Tuesday, March 29, 2011

"Batman Meets Fatman"

Issue: Batman #113

Cover Date: February 1958

Writer: Bill Finger

Penciller: Sheldon Moldoff

Inker: Charles Paris

Synopsis: The story starts with Fatman, a circus clown who lampoons Batman, performing his act. It starts with Fatman falling down after swinging on a bat-line, throwing a huge batarang that comes back and hits him in the stomach, and pulling odds and ends out of an oversize utility belt. He ends his act by praising Batman for the great crime fighter that he is. Speaking of Batman, the Caped Crusader and Robin are busy fighting the Red Mask gang, who had just committed a bank robbery. Unfortunately, the gang escapes on a motor boat, leaving Batman and Robin to contact the harbor police and leave for the charity show at the circus. After the Dynamic Duo perform several athletic feats, they offer to give Fatman a ride in the Batmobile, during which they get a message from the police to go back to the wharf. Batman is able to deduce from a comment by one of the gang that they stashed their loot in a now missing boat.

After finding out the boat has been rented to publicize a movie, the Dynamic Duo set out with Fatman along for the case. While the clown stays in the car, Batman and Robin fight the Red Mask gang on the boat in the middle of a street. While they 're kept busy, the leader of the gang cuts a rope, sending a wrapped up sail crashing into the Dynamic Duo. Batman and Robin are then taken back to the gang's hideout, an abandoned stable, and locked in a horse stall. Fortunately, Fatman followed them in the Batmobile and sets out to rescue them. After falling over and tying himself up in his silken cord, Fatman appears to swing a hammer too heavy for him when he hurls it at the lock on Batman and Robin's stall. While the Dynamic Duo deals with the gang, Fatman has the privilege of stopping the boss with his stomach. After the criminals are taken to the police, Batman praises Fatman for outsmarting the gang using his comedy act. The story ends with Fatman being cheered at the circus once again.

Thoughts: I sought out this story solely for the curiosity factor of there being a character named Fatman in the Batman mythos, and that's all it is: a curiosity. The idea of a clown who has an act centered around Batman is an amusing one and it's tailor made for the big props that Bill Finger loved to write into his stories. Having Fatman use his act to get the drop on the criminals was a nice touch to bring things full circle, but I question Fatman being so put out about being kept out of the fight at the boat when he held Batman's work in such high regard. Of course, under Silver Age logic, hero worship serves as a valid explanation. While I enjoy the goofy and sometimes downright insane aspects of the Silver Age, Fatman saying "only a dummy would run into my tummy" is simply a groaner. Apart from Fatman, the story is a rather by the numbers fifties Batman story with the normal criminal gang. Worse yet, the gang, not one of the supervillains, gets the drop on the Dynamic Duo and locks them in a horse stable. I admit that Batman and Robin getting locked in a horse stable is rather funny, but still, the Dynamic Duo are a bit too easily taken down by regular criminals at times. The major art note of interest is the resemblance of Fatman's cowl to that of this blog's namesake, albeit with the other ear bent. Even more interesting to note is that Fatman debuted before Bat-Mite, as Detective Comics #267 has a cover date of May 1959. On the whole, this story is hardly essential reading and only worth checking out for the sheer novelty of Fatman.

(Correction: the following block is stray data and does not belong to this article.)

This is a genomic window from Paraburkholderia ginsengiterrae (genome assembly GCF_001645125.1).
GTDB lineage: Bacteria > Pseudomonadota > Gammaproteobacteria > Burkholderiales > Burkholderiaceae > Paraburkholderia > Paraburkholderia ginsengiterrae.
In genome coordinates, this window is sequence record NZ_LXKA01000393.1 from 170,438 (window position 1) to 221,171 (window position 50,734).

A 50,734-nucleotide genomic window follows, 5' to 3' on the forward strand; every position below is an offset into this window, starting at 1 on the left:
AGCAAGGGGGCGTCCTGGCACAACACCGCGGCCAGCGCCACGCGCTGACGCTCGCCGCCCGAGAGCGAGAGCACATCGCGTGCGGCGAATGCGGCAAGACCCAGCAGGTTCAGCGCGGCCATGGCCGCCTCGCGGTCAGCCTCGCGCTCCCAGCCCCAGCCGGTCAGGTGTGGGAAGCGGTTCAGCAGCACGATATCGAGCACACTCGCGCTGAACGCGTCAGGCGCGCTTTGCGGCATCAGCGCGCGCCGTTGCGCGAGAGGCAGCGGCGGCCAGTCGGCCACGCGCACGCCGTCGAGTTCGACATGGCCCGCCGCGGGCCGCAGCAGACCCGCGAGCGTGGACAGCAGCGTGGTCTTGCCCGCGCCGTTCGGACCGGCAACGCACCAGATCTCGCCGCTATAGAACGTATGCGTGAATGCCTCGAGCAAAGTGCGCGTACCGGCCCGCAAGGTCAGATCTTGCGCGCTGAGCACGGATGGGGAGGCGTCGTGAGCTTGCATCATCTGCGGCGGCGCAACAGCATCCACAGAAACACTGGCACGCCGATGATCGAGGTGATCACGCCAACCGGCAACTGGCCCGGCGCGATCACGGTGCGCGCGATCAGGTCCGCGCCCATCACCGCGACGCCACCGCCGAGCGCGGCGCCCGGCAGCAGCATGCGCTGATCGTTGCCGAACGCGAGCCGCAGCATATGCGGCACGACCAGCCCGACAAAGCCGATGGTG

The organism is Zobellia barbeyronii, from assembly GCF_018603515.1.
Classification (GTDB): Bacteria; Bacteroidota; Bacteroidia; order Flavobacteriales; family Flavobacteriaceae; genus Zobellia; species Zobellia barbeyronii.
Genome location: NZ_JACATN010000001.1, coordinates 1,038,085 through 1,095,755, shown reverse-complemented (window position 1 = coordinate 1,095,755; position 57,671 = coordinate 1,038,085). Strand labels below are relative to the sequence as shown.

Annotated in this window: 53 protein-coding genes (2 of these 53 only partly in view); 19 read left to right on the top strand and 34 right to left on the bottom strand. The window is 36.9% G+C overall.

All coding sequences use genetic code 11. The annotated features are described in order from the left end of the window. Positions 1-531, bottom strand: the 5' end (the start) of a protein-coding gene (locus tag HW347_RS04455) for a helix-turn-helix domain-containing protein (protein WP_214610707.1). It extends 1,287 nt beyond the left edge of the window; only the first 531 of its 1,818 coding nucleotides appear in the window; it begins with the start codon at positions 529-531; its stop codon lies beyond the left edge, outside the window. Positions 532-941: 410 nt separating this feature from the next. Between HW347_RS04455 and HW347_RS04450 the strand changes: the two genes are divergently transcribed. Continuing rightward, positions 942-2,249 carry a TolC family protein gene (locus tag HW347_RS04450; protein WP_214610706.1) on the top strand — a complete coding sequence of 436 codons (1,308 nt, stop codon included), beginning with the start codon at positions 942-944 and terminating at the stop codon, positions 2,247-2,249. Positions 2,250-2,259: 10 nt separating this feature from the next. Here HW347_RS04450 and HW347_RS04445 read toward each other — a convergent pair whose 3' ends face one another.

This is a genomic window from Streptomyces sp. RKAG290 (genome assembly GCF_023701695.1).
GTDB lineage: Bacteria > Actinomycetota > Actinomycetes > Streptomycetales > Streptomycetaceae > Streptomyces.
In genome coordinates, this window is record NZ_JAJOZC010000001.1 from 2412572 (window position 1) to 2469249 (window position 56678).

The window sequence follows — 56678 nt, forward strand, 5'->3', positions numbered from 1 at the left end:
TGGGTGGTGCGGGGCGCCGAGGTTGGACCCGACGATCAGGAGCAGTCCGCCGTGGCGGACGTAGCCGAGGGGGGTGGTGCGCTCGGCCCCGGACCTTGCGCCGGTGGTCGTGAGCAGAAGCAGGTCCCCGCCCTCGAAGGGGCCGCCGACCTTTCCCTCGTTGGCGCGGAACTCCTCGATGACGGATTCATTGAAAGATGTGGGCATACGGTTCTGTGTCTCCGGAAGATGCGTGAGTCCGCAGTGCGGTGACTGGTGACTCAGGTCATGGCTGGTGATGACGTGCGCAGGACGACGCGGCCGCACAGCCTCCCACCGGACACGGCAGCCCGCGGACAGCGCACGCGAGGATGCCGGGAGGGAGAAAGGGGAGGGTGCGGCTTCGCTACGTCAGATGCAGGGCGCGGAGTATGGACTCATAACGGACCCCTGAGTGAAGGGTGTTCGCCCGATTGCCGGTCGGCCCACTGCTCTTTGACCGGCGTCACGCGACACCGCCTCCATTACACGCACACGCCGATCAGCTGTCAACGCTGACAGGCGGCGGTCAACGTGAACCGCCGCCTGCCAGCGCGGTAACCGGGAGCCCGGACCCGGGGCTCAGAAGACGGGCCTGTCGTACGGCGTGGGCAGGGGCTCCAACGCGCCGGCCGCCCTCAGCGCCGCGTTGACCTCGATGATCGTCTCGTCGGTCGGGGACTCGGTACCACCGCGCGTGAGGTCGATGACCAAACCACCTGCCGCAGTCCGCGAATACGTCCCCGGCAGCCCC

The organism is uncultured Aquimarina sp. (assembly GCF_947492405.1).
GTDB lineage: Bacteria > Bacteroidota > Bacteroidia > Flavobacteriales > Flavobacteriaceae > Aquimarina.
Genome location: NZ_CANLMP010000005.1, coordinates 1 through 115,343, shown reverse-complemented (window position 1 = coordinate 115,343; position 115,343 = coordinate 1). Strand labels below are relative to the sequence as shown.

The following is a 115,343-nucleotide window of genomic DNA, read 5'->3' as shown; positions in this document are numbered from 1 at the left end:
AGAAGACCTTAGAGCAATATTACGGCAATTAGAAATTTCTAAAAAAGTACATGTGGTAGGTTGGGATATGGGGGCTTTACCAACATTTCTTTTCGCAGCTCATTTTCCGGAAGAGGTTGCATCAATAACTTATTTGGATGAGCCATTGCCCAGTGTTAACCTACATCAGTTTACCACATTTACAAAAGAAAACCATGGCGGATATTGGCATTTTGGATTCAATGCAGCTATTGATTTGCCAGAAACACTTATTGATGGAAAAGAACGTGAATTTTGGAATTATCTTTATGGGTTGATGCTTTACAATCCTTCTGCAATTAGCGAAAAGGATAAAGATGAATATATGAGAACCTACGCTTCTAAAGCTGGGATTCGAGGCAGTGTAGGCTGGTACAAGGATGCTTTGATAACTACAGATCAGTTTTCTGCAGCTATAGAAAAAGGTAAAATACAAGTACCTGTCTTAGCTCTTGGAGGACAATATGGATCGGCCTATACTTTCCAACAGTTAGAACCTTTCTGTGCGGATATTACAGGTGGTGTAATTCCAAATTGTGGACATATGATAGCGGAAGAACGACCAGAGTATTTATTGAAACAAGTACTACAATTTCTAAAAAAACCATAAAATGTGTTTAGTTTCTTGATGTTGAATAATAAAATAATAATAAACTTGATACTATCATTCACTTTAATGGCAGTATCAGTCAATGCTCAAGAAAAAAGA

This story has been reprinted in Batman Family #4.


malpractice said...

As a fellow hefty gentleman myself, i'd argue ""only a dummy would run into my tummy" is a perfectly reasonable thing to say.

Chris said...

I cannot disagree with that perspective.